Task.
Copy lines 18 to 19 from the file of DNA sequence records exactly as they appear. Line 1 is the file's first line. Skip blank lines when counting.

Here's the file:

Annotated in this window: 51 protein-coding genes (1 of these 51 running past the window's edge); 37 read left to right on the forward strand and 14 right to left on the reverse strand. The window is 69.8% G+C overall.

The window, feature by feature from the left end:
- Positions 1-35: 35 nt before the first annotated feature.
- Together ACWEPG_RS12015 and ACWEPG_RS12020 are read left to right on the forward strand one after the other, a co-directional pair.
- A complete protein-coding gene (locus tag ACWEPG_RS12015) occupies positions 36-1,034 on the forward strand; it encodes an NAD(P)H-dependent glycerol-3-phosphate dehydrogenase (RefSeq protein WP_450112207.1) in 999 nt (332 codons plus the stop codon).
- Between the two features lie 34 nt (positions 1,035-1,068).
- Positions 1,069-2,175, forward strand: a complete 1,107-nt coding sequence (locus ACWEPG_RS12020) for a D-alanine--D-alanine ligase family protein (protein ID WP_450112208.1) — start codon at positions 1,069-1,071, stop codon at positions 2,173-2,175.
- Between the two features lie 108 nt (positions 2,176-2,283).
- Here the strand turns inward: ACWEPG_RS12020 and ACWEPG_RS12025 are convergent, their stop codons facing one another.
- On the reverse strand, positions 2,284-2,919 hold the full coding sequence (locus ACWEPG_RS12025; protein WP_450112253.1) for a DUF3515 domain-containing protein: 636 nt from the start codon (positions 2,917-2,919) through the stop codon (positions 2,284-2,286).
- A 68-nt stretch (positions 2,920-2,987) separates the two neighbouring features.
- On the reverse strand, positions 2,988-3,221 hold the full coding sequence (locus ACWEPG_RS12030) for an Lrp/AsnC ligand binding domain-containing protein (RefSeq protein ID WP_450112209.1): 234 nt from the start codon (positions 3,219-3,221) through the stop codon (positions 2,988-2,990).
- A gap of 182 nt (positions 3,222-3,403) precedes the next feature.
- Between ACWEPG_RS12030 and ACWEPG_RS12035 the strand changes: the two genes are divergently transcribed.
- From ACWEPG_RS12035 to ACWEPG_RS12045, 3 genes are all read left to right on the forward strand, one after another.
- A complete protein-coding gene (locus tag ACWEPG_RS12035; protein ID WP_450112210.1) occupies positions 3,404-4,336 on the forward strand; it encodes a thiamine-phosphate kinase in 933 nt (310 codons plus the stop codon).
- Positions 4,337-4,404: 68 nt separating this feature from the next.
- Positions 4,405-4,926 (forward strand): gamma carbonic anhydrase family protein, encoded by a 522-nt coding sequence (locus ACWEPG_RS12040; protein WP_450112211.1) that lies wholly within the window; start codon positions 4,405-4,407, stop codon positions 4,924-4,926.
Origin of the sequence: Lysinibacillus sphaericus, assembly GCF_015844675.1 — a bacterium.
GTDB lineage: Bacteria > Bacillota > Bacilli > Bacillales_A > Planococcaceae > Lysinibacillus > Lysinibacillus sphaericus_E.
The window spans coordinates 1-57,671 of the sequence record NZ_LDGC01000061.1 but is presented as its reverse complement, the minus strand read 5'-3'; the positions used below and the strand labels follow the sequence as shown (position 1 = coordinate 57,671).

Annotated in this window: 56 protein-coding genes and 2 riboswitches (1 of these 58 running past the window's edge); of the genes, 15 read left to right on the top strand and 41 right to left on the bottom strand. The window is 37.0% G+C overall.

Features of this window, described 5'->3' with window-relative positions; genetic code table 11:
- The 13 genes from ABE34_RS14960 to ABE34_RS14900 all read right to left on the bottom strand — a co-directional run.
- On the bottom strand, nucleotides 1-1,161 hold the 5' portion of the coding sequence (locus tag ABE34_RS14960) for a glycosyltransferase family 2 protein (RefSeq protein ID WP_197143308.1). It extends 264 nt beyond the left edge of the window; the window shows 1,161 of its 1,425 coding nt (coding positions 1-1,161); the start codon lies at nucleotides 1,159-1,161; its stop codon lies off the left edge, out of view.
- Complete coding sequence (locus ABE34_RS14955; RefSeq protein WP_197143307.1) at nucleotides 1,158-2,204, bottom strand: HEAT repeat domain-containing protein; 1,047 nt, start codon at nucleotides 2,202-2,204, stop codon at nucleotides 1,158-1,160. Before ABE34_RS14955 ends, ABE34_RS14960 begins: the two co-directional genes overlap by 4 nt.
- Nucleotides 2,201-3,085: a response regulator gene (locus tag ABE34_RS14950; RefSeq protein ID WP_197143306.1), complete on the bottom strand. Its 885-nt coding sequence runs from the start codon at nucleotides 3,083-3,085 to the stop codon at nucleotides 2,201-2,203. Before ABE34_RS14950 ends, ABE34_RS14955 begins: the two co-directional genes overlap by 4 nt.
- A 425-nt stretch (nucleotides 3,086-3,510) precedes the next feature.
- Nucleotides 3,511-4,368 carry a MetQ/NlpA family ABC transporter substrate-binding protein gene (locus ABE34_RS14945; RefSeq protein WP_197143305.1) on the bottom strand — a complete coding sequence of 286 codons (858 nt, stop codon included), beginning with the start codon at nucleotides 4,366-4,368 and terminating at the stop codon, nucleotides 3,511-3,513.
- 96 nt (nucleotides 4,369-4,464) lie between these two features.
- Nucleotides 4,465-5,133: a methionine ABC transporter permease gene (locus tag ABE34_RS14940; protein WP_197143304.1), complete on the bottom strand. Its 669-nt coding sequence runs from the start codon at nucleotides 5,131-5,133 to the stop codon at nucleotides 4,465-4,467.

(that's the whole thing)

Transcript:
- Positions 4,405-4,926 (forward strand): gamma carbonic anhydrase family protein, encoded by a 522-nt coding sequence (locus ACWEPG_RS12040; protein WP_450112211.1) that lies wholly within the window; start codon positions 4,405-4,407, stop codon positions 4,924-4,926.
Origin of the sequence: Lysinibacillus sphaericus, assembly GCF_015844675.1 — a bacterium.